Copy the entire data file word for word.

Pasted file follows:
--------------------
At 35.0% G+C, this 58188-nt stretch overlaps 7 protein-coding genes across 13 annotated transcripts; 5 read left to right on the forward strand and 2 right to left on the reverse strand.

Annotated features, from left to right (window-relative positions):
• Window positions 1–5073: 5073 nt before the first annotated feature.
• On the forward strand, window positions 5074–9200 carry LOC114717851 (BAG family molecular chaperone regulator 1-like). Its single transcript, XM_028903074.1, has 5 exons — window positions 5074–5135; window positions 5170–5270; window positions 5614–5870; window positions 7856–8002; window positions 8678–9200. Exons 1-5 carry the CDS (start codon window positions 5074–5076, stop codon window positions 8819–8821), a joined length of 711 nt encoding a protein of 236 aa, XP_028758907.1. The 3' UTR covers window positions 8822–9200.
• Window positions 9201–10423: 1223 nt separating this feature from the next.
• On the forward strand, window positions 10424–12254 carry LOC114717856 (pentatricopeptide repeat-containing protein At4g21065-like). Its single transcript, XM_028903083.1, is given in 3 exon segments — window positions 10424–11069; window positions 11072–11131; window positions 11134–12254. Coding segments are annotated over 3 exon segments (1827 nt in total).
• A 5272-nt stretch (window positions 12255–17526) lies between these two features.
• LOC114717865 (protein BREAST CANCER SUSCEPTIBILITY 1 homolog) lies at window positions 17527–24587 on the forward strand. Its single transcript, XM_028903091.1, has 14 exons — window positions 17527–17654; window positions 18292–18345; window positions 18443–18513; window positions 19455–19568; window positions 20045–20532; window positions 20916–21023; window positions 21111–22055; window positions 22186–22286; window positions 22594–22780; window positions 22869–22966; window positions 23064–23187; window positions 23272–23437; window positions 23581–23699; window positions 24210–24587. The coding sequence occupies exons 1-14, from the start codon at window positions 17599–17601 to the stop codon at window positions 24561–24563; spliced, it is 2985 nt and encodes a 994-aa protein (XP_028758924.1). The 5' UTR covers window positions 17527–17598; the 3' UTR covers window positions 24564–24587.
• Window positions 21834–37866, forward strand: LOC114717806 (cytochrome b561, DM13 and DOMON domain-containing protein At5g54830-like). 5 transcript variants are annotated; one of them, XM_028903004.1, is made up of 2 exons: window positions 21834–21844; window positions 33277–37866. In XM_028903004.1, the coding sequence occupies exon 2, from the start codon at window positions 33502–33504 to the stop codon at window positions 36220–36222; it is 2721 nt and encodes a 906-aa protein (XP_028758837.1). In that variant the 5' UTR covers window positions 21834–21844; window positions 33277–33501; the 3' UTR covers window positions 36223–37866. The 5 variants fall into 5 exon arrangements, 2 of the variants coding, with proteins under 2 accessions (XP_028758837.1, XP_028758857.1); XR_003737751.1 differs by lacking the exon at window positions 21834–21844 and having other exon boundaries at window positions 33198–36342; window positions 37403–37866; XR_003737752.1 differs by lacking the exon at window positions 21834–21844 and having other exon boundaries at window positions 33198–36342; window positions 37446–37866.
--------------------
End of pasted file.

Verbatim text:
At 35.0% G+C, this 58188-nt stretch overlaps 7 protein-coding genes across 13 annotated transcripts; 5 read left to right on the forward strand and 2 right to left on the reverse strand.

Annotated features, from left to right (window-relative positions):
• Window positions 1–5073: 5073 nt before the first annotated feature.
• On the forward strand, window positions 5074–9200 carry LOC114717851 (BAG family molecular chaperone regulator 1-like). Its single transcript, XM_028903074.1, has 5 exons — window positions 5074–5135; window positions 5170–5270; window positions 5614–5870; window positions 7856–8002; window positions 8678–9200. Exons 1-5 carry the CDS (start codon window positions 5074–5076, stop codon window positions 8819–8821), a joined length of 711 nt encoding a protein of 236 aa, XP_028758907.1. The 3' UTR covers window positions 8822–9200.
• Window positions 9201–10423: 1223 nt separating this feature from the next.
• On the forward strand, window positions 10424–12254 carry LOC114717856 (pentatricopeptide repeat-containing protein At4g21065-like). Its single transcript, XM_028903083.1, is given in 3 exon segments — window positions 10424–11069; window positions 11072–11131; window positions 11134–12254. Coding segments are annotated over 3 exon segments (1827 nt in total).
• A 5272-nt stretch (window positions 12255–17526) lies between these two features.
• LOC114717865 (protein BREAST CANCER SUSCEPTIBILITY 1 homolog) lies at window positions 17527–24587 on the forward strand. Its single transcript, XM_028903091.1, has 14 exons — window positions 17527–17654; window positions 18292–18345; window positions 18443–18513; window positions 19455–19568; window positions 20045–20532; window positions 20916–21023; window positions 21111–22055; window positions 22186–22286; window positions 22594–22780; window positions 22869–22966; window positions 23064–23187; window positions 23272–23437; window positions 23581–23699; window positions 24210–24587. The coding sequence occupies exons 1-14, from the start codon at window positions 17599–17601 to the stop codon at window positions 24561–24563; spliced, it is 2985 nt and encodes a 994-aa protein (XP_028758924.1). The 5' UTR covers window positions 17527–17598; the 3' UTR covers window positions 24564–24587.
• Window positions 21834–37866, forward strand: LOC114717806 (cytochrome b561, DM13 and DOMON domain-containing protein At5g54830-like). 5 transcript variants are annotated; one of them, XM_028903004.1, is made up of 2 exons: window positions 21834–21844; window positions 33277–37866. In XM_028903004.1, the coding sequence occupies exon 2, from the start codon at window positions 33502–33504 to the stop codon at window positions 36220–36222; it is 2721 nt and encodes a 906-aa protein (XP_028758837.1). In that variant the 5' UTR covers window positions 21834–21844; window positions 33277–33501; the 3' UTR covers window positions 36223–37866. The 5 variants fall into 5 exon arrangements, 2 of the variants coding, with proteins under 2 accessions (XP_028758837.1, XP_028758857.1); XR_003737751.1 differs by lacking the exon at window positions 21834–21844 and having other exon boundaries at window positions 33198–36342; window positions 37403–37866; XR_003737752.1 differs by lacking the exon at window positions 21834–21844 and having other exon boundaries at window positions 33198–36342; window positions 37446–37866.